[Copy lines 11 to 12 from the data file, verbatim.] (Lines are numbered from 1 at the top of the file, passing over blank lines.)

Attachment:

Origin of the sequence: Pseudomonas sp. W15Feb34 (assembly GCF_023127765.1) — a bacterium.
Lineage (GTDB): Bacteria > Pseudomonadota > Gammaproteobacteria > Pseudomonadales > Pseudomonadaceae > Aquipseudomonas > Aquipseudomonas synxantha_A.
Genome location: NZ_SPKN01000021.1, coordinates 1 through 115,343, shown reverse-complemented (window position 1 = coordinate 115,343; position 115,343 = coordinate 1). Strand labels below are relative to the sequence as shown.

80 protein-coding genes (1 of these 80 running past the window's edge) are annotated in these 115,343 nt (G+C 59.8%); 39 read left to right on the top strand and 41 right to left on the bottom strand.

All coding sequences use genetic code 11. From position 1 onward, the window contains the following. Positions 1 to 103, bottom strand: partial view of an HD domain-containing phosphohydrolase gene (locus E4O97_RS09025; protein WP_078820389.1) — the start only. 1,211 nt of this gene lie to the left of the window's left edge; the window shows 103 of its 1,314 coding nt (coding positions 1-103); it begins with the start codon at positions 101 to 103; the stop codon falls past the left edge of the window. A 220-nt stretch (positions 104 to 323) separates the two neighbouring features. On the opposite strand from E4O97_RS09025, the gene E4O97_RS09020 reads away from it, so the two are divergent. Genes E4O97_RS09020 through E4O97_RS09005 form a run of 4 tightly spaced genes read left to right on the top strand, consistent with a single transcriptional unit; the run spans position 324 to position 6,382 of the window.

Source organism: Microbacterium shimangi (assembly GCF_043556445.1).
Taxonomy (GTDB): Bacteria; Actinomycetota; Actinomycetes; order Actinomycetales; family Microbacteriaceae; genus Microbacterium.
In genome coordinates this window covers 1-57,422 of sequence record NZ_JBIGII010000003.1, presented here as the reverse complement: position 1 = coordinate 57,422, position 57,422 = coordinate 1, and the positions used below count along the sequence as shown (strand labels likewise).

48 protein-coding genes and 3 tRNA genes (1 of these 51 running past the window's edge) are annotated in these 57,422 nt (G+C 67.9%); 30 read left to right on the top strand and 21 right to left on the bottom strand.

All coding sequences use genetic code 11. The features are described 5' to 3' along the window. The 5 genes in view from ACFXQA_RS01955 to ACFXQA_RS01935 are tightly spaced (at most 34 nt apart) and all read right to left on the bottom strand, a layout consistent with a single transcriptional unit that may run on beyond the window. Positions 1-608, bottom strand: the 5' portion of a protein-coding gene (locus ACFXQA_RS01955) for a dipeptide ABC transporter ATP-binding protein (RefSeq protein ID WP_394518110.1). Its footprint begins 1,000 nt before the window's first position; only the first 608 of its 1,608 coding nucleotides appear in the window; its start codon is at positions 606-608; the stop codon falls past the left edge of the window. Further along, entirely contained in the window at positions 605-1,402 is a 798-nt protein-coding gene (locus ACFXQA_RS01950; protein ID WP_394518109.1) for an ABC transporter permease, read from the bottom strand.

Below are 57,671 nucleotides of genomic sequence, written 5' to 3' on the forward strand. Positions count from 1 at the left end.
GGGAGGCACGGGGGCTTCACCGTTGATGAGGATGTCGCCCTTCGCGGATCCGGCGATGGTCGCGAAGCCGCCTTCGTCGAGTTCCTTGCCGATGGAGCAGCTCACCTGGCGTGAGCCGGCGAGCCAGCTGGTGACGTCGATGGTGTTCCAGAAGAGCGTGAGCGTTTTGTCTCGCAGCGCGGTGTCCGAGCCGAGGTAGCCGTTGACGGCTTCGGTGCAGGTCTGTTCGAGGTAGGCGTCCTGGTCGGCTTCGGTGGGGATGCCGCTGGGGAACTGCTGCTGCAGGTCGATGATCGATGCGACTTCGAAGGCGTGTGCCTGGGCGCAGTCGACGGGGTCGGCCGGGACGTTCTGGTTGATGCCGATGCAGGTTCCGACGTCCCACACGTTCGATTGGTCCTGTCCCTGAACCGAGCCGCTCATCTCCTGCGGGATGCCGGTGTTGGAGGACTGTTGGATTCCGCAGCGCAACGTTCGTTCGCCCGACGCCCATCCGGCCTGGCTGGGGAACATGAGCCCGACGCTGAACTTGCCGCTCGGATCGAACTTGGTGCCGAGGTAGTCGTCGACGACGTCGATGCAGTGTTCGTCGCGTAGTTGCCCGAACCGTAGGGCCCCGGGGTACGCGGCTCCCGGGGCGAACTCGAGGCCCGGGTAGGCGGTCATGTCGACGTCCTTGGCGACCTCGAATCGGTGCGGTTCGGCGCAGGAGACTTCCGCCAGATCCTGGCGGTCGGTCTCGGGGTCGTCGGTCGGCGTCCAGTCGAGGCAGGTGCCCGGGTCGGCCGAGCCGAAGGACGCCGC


Below are 57,671 nucleotides of genomic sequence, written 5' to 3' on the forward strand. Positions count from 1 at the left end.
GGGAGGCACGGGGGCTTCACCGTTGATGAGGATGTCGCCCTTCGCGGATCCGGCGATGGTCGCGAAGCCGCCTTCGTCGAGTTCCTTGCCGATGGAGCAGCTCACCTGGCGTGAGCCGGCGAGCCAGCTGGTGACGTCGATGGTGTTCCAGAAGAGCGTGAGCGTTTTGTCTCGCAGCGCGGTGTCCGAGCCGAGGTAGCCGTTGACGGCTTCGGTGCAGGTCTGTTCGAGGTAGGCGTCCTGGTCGGCTTCGGTGGGGATGCCGCTGGGGAACTGCTGCTGCAGGTCGATGATCGATGCGACTTCGAAGGCGTGTGCCTGGGCGCAGTCGACGGGGTCGGCCGGGACGTTCTGGTTGATGCCGATGCAGGTTCCGACGTCCCACACGTTCGATTGGTCCTGTCCCTGAACCGAGCCGCTCATCTCCTGCGGGATGCCGGTGTTGGAGGACTGTTGGATTCCGCAGCGCAACGTTCGTTCGCCCGACGCCCATCCGGCCTGGCTGGGGAACATGAGCCCGACGCTGAACTTGCCGCTCGGATCGAACTTGGTGCCGAGGTAGTCGTCGACGACGTCGATGCAGTGTTCGTCGCGTAGTTGCCCGAACCGTAGGGCCCCGGGGTACGCGGCTCCCGGGGCGAACTCGAGGCCCGGGTAGGCGGTCATGTCGACGTCCTTGGCGACCTCGAATCGGTGCGGTTCGGCGCAGGAGACTTCCGCCAGATCCTGGCGGTCGGTCTCGGGGTCGTCGGTCGGCGTCCAGTCGAGGCAGGTGCCCGGGTCGGCCGAGCCGAAGGACGCCGC